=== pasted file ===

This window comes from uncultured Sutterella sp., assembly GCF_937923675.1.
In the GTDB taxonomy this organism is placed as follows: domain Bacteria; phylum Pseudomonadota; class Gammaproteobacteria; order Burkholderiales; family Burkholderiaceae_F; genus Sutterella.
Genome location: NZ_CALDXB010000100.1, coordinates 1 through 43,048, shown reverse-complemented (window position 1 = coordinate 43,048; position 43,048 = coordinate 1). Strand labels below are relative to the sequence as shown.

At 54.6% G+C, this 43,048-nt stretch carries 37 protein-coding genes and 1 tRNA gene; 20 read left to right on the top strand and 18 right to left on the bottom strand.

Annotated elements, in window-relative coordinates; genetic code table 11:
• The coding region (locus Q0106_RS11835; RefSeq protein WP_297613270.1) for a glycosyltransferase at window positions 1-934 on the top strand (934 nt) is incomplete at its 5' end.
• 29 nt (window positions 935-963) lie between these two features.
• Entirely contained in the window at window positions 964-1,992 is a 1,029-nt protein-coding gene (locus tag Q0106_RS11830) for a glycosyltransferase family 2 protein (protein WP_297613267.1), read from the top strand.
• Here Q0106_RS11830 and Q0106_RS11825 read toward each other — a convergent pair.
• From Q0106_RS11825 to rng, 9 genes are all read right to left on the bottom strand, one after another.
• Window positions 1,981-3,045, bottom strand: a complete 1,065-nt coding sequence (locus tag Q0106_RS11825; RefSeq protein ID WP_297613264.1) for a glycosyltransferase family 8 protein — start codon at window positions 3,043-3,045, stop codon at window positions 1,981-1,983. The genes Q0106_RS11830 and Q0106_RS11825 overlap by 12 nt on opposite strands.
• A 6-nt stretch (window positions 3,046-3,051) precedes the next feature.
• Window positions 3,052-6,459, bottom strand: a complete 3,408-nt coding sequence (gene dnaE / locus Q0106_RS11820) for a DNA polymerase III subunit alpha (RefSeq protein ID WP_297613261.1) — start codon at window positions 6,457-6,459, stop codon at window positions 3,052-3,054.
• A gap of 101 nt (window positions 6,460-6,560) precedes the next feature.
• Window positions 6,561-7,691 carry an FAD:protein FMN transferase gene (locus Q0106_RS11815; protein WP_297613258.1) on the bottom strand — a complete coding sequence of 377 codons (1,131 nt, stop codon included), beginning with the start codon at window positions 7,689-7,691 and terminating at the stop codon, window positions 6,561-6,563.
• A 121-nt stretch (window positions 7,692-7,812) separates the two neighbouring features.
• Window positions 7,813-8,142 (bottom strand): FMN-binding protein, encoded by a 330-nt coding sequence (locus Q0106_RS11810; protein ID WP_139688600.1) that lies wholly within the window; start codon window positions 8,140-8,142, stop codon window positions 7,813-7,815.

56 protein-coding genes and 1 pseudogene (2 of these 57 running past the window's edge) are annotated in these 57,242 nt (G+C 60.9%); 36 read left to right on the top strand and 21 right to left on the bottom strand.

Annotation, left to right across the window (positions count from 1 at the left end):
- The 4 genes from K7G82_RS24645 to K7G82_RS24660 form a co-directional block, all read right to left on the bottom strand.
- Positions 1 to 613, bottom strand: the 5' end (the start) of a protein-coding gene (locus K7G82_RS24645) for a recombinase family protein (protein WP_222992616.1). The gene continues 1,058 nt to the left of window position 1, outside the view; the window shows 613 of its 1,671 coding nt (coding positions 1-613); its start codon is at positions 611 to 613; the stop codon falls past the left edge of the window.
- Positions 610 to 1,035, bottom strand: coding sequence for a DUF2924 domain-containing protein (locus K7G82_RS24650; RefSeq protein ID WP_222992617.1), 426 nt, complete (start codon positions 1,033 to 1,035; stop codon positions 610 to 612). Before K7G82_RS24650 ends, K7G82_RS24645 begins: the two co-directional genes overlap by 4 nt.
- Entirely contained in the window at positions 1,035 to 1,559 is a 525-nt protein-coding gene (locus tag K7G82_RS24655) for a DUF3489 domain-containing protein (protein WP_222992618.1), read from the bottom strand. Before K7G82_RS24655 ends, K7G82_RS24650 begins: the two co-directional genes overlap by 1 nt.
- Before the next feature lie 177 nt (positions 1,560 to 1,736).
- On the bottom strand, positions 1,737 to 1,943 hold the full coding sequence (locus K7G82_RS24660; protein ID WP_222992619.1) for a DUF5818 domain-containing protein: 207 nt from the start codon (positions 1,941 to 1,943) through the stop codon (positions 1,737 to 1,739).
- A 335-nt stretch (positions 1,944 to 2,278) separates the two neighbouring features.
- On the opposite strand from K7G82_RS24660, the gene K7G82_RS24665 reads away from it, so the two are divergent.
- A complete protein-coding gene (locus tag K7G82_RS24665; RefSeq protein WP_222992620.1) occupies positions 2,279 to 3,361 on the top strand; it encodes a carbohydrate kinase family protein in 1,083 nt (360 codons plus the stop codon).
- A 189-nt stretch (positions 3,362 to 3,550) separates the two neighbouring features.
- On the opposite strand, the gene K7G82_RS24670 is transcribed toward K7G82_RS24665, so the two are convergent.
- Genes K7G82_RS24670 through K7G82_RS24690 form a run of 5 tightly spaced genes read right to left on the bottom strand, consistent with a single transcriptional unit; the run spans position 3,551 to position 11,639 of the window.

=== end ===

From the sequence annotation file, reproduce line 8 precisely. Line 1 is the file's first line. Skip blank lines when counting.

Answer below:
• Entirely contained in the window at window positions 964-1,992 is a 1,029-nt protein-coding gene (locus tag Q0106_RS11830) for a glycosyltransferase family 2 protein (protein WP_297613267.1), read from the top strand.